As predicted, the European Central Bank has left its benchmark interest rate unchanged at 4%. ECB President Jean-Claude Trichet and his policy makers took into account the conflicting demands of higher inflation and the impacts of the euro’s record strength on the region’s economic growth.
But as ever, Trichet was giving nothing away when he spoke to reporters. He said: “We will do what is necessary to continue to solidly anchor inflation expectations. We are looking very, very carefully at all the surveys, and all the information that we extract from the financial markets… and disorderly movements of exchange rates were never welcome.”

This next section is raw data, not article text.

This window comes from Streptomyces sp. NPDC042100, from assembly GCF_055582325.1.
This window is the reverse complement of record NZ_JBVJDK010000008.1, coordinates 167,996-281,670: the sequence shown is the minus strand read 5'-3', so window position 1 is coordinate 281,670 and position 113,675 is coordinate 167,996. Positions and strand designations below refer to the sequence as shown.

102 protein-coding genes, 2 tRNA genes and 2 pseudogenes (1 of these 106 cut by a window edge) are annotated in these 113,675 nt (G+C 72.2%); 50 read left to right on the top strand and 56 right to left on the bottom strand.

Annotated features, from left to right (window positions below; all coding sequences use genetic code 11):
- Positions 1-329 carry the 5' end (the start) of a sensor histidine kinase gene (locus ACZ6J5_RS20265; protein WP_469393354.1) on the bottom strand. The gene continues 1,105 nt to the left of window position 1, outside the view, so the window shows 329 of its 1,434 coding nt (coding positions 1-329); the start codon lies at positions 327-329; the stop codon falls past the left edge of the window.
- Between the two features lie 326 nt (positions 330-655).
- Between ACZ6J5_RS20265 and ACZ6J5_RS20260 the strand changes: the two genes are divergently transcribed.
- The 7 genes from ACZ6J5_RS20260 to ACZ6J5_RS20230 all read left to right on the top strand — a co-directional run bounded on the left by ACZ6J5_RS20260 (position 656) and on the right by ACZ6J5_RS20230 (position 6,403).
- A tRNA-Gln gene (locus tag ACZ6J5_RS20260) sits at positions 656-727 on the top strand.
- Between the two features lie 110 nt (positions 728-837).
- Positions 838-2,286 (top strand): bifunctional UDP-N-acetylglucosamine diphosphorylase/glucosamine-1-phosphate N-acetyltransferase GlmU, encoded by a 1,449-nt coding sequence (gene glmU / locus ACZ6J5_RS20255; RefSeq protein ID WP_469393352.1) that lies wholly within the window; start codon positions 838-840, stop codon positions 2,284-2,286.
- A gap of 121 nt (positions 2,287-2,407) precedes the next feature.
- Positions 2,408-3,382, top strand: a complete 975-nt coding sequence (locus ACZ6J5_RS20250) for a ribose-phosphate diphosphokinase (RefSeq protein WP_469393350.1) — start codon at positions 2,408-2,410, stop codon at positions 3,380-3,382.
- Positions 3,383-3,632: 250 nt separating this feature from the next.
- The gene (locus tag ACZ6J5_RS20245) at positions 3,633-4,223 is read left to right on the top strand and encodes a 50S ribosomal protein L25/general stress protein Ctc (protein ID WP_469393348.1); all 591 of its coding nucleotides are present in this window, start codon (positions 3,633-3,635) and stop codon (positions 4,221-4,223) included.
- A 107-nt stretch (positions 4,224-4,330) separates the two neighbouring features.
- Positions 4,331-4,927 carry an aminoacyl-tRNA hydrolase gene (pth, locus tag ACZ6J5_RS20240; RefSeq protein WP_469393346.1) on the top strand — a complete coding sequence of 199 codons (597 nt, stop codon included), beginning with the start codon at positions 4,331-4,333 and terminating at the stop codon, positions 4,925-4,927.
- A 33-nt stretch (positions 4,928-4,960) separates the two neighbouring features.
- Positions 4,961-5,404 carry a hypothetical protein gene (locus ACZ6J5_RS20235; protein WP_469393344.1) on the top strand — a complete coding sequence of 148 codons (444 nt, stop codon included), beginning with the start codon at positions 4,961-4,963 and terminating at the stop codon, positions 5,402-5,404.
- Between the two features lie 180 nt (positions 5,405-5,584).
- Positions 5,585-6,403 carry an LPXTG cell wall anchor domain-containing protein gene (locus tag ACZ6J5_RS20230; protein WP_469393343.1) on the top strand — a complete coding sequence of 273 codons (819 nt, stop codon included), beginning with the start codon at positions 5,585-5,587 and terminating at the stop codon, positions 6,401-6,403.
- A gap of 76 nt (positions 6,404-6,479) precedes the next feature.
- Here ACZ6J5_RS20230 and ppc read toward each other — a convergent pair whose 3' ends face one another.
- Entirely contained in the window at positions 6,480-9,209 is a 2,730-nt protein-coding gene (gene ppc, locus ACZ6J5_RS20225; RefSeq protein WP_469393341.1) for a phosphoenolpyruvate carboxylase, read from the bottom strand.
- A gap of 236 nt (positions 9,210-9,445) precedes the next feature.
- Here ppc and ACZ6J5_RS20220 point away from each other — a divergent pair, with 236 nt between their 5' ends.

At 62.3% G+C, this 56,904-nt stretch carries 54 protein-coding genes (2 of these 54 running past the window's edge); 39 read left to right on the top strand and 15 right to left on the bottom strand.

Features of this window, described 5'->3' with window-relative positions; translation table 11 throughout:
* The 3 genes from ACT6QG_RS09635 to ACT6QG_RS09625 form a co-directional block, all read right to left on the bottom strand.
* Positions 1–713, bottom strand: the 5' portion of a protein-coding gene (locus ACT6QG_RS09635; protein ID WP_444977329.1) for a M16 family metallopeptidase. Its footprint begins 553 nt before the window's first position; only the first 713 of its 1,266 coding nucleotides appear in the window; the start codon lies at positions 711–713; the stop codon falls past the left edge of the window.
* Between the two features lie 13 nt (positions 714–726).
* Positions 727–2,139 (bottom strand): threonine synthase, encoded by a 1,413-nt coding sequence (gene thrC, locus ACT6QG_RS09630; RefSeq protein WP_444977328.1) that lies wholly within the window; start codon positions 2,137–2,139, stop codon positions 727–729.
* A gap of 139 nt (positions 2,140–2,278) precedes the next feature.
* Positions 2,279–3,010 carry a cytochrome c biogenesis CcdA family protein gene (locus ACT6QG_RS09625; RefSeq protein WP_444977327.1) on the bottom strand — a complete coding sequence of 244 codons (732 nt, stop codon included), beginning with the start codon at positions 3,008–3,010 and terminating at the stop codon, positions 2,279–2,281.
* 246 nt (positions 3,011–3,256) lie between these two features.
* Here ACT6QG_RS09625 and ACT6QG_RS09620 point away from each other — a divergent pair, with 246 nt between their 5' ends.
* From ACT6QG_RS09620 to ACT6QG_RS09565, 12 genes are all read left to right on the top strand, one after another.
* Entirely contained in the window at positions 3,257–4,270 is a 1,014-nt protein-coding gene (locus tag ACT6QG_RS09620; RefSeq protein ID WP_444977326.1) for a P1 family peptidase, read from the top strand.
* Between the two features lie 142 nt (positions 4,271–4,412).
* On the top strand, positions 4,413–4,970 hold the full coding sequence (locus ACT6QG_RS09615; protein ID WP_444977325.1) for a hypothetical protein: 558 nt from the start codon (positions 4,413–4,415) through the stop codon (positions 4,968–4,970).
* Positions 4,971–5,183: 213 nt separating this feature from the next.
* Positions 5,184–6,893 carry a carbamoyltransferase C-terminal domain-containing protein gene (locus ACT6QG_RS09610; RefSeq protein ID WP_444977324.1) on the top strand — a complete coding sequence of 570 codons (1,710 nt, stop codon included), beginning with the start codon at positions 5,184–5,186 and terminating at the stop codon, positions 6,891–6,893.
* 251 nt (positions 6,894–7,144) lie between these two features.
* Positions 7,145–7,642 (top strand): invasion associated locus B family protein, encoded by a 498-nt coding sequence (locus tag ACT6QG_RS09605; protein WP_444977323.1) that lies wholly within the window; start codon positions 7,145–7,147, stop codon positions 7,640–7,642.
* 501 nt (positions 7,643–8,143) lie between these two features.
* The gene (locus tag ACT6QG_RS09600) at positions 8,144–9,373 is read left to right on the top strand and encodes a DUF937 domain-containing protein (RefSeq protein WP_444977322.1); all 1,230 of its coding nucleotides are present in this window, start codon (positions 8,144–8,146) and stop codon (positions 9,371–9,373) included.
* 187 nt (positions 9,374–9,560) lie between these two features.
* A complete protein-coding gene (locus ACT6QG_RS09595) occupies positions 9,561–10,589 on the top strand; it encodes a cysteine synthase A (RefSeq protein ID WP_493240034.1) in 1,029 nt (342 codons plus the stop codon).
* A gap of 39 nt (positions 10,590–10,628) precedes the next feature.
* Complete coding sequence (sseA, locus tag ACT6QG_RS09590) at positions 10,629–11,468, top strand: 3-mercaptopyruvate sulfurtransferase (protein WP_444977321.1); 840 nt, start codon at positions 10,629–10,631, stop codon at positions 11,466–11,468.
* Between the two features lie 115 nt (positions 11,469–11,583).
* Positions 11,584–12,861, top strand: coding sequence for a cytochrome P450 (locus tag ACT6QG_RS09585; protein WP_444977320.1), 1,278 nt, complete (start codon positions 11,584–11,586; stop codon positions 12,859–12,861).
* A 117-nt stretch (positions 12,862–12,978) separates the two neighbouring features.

At the same time the Bank of England left UK interest rates on hold for the fourth month in a row as it is not convinced that the crisis in global credit markets is causing any significant slowdown in economic growth.
But the chairman of the US central bank, Ben Bernanke, is more pessimistic saying policy-makers expect economic growth there to slow “noticeably” in the fourth quarter of the year. Addressing a Congressional Economic Committee, he warned the US housing downturn is likely to intensify and consumer and business spending could slow.